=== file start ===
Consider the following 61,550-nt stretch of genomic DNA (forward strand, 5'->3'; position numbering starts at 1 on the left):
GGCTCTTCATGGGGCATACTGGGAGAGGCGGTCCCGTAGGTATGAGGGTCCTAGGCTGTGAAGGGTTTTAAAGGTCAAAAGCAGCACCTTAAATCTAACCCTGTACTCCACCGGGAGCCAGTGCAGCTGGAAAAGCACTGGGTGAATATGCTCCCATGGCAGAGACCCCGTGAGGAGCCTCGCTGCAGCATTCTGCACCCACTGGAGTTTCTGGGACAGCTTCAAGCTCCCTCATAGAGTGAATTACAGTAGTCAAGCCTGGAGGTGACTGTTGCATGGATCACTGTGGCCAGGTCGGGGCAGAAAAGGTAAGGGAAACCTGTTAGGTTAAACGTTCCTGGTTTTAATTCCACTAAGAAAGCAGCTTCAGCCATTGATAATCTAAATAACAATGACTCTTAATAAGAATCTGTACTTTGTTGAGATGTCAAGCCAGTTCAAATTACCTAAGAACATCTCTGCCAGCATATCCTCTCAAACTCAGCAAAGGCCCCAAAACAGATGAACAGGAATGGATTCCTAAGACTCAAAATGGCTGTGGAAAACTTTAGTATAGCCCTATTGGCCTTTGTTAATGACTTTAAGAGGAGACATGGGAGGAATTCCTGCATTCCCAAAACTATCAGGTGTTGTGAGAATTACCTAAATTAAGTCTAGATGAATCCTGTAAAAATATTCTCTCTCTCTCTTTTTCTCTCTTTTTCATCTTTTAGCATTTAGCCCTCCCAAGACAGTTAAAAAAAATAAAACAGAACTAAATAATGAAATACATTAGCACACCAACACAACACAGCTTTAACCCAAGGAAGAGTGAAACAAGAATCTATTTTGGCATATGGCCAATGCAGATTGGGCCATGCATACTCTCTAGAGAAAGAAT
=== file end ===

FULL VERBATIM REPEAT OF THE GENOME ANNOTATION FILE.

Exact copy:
Consider the following 61,550-nt stretch of genomic DNA (forward strand, 5'->3'; position numbering starts at 1 on the left):
GGCTCTTCATGGGGCATACTGGGAGAGGCGGTCCCGTAGGTATGAGGGTCCTAGGCTGTGAAGGGTTTTAAAGGTCAAAAGCAGCACCTTAAATCTAACCCTGTACTCCACCGGGAGCCAGTGCAGCTGGAAAAGCACTGGGTGAATATGCTCCCATGGCAGAGACCCCGTGAGGAGCCTCGCTGCAGCATTCTGCACCCACTGGAGTTTCTGGGACAGCTTCAAGCTCCCTCATAGAGTGAATTACAGTAGTCAAGCCTGGAGGTGACTGTTGCATGGATCACTGTGGCCAGGTCGGGGCAGAAAAGGTAAGGGAAACCTGTTAGGTTAAACGTTCCTGGTTTTAATTCCACTAAGAAAGCAGCTTCAGCCATTGATAATCTAAATAACAATGACTCTTAATAAGAATCTGTACTTTGTTGAGATGTCAAGCCAGTTCAAATTACCTAAGAACATCTCTGCCAGCATATCCTCTCAAACTCAGCAAAGGCCCCAAAACAGATGAACAGGAATGGATTCCTAAGACTCAAAATGGCTGTGGAAAACTTTAGTATAGCCCTATTGGCCTTTGTTAATGACTTTAAGAGGAGACATGGGAGGAATTCCTGCATTCCCAAAACTATCAGGTGTTGTGAGAATTACCTAAATTAAGTCTAGATGAATCCTGTAAAAATATTCTCTCTCTCTCTTTTTCTCTCTTTTTCATCTTTTAGCATTTAGCCCTCCCAAGACAGTTAAAAAAAATAAAACAGAACTAAATAATGAAATACATTAGCACACCAACACAACACAGCTTTAACCCAAGGAAGAGTGAAACAAGAATCTATTTTGGCATATGGCCAATGCAGATTGGGCCATGCATACTCTCTAGAGAAAGAAT